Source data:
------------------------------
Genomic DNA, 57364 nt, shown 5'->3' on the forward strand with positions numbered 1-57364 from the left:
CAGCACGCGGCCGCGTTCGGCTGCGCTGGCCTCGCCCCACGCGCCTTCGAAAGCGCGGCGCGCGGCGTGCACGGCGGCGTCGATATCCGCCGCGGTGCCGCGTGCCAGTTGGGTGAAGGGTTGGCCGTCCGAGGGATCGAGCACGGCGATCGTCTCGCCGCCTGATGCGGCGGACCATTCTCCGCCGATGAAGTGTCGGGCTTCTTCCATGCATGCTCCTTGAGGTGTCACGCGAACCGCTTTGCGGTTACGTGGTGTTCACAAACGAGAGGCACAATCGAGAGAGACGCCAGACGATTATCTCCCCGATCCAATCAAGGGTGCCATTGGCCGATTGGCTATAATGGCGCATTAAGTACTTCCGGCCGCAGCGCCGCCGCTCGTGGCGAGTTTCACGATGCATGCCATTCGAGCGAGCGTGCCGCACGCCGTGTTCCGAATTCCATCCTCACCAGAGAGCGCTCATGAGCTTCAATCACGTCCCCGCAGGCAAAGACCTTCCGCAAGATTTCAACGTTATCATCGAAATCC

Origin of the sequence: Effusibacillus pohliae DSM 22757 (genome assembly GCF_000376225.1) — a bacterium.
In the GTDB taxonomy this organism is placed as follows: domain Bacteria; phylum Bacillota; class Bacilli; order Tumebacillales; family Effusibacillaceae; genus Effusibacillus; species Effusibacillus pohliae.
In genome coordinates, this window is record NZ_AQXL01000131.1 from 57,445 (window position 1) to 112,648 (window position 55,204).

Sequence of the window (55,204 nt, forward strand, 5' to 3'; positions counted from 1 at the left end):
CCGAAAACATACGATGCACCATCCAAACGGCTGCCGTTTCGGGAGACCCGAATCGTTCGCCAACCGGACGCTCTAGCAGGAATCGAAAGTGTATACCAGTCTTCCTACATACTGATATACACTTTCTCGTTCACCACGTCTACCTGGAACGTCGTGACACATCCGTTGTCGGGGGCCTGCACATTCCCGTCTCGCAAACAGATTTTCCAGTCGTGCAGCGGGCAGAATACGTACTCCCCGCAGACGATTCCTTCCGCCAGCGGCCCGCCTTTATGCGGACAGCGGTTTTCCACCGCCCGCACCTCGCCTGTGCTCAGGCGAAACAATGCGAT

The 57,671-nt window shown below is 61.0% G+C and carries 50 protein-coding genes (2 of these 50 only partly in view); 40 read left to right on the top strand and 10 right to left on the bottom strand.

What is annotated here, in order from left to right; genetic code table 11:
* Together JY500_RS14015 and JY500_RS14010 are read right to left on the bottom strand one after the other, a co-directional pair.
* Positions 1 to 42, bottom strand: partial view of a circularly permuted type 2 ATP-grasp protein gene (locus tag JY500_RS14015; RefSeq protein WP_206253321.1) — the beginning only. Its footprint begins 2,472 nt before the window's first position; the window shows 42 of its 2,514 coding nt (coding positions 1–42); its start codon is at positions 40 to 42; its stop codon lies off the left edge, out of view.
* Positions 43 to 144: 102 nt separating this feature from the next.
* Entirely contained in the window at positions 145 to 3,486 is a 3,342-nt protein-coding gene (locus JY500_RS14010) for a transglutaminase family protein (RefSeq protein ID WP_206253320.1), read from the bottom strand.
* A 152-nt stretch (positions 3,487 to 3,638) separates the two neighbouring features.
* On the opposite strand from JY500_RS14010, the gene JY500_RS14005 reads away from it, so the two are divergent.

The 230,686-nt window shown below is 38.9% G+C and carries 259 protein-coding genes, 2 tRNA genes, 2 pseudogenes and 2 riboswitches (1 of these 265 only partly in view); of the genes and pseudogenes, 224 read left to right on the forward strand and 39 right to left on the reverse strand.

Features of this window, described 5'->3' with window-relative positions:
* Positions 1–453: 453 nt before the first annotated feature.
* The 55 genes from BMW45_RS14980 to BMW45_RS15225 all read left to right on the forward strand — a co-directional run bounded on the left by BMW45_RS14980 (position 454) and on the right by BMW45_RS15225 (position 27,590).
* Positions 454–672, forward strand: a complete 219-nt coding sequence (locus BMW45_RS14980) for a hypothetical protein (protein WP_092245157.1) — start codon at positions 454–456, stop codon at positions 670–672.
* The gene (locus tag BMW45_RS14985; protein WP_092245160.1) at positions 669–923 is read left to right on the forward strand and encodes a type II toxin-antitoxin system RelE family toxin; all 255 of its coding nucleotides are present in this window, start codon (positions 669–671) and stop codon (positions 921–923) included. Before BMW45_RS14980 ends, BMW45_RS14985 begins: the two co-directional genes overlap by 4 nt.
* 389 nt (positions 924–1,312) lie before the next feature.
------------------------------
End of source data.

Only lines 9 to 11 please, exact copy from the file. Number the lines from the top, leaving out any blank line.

What is annotated here, in order from left to right; genetic code table 11:
* Together JY500_RS14015 and JY500_RS14010 are read right to left on the bottom strand one after the other, a co-directional pair.
* Positions 1 to 42, bottom strand: partial view of a circularly permuted type 2 ATP-grasp protein gene (locus tag JY500_RS14015; RefSeq protein WP_206253321.1) — the beginning only. Its footprint begins 2,472 nt before the window's first position; the window shows 42 of its 2,514 coding nt (coding positions 1–42); its start codon is at positions 40 to 42; its stop codon lies off the left edge, out of view.